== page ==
Since my last update on the book, I have begun sharing my draft, or at least parts of it, with others. The first time I did this was last weekend, when I was on a family vacation and showed my brother a few excerpts. He was very enthused by the idea of the book, which felt good. In fact, it was thrilling to start opening up the door a crack, so to speak. This was not something I was ready for while I was initially writing my ideas out.
The second time was last Tuesday, during a Zoom session in which I shared the book with five of my students. This was very helpful and instructive, as not only do these particular students like working with me and are happy to help, they also represent the exact demographic the book is being written for: adult piano learners! I also got many great ideas and initial feedback from sharing the draft on the screen. Some of the main takeaways I got from the session (other than how cool my students are) include:
- I should put relevant personal stories about myself front and center. This is a good way to emotionally connect the reader to the subject, and helps make the points I’m making tangible.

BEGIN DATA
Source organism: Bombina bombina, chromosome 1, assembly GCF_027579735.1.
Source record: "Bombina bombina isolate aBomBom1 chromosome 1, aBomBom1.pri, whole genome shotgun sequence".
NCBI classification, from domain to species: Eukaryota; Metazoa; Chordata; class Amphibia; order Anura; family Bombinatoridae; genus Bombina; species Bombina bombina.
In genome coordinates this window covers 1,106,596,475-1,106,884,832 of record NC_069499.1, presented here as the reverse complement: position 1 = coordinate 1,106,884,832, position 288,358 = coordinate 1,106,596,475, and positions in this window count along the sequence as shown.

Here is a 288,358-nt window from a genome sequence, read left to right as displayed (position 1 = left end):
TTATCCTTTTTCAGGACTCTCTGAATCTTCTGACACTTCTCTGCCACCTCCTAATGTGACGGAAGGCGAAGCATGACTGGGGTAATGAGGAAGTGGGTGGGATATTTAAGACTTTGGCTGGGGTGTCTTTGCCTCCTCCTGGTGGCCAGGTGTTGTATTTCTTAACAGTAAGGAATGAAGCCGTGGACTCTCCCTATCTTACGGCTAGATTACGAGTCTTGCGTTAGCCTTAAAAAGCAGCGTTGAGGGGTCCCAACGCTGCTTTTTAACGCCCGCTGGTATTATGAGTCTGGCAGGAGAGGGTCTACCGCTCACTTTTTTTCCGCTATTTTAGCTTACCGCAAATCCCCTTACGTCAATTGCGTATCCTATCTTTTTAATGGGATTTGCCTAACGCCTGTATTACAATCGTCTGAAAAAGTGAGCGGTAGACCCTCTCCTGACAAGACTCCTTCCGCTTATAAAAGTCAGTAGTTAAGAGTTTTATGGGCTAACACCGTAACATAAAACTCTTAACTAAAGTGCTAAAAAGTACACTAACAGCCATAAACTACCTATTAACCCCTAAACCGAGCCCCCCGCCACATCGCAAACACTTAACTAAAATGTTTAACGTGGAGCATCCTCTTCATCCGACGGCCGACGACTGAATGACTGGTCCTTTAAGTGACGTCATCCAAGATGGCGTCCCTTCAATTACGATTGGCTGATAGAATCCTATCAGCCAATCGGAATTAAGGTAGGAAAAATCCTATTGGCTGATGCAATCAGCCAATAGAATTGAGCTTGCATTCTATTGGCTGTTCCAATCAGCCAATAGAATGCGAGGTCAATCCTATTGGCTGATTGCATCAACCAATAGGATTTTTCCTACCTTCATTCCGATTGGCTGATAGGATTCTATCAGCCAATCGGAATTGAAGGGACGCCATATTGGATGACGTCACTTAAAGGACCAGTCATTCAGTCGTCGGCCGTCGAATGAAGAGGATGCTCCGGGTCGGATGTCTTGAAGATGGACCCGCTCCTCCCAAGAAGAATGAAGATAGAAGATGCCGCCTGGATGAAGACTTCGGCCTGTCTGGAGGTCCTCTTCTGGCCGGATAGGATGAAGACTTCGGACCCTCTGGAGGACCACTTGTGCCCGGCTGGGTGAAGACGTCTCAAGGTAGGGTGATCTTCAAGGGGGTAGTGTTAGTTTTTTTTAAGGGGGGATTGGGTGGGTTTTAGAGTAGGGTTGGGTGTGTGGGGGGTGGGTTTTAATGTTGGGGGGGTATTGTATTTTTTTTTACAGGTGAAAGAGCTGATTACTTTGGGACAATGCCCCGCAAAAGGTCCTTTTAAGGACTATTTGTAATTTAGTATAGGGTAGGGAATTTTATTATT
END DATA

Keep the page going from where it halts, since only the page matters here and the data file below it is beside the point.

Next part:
- Similarly, I need include stories of my experience actually working with students. Also useful are student testimonials, or quotes from actual students about the how the points I am making worked for them.
- I want to format the book with different items on the page that can break up the text. This can be piano-related cartoons, information boxes, thought-provoking questions, or pull quotes highlighting my main points in the text. This also helps engage different types of learners.
- While I have many concepts I want to explain and generally want this book to be a good read, I want to make sure the book “gets the student to the piano.” I can do this with exercises and specific playing suggestions.
All in all, it was an incredibly productive session with my students. I mentioned wanting to do it again a bit further down the road. The feedback is invaluable. It is wonderful to feel like I have the beginnings of a team that can help make this book the best it can be.
Last but not least (I feel slightly squeamish admitting this), I asked my new AI app about the book a few weeks ago and got some great advice. It suggested I use “an iterative, customer-centric development process” to make sure the book brings the most value possible. In other words, I should be open to revising the book as I gain more experience and feedback about what will make it better. That’s exactly what I feel I am doing by turning to my students.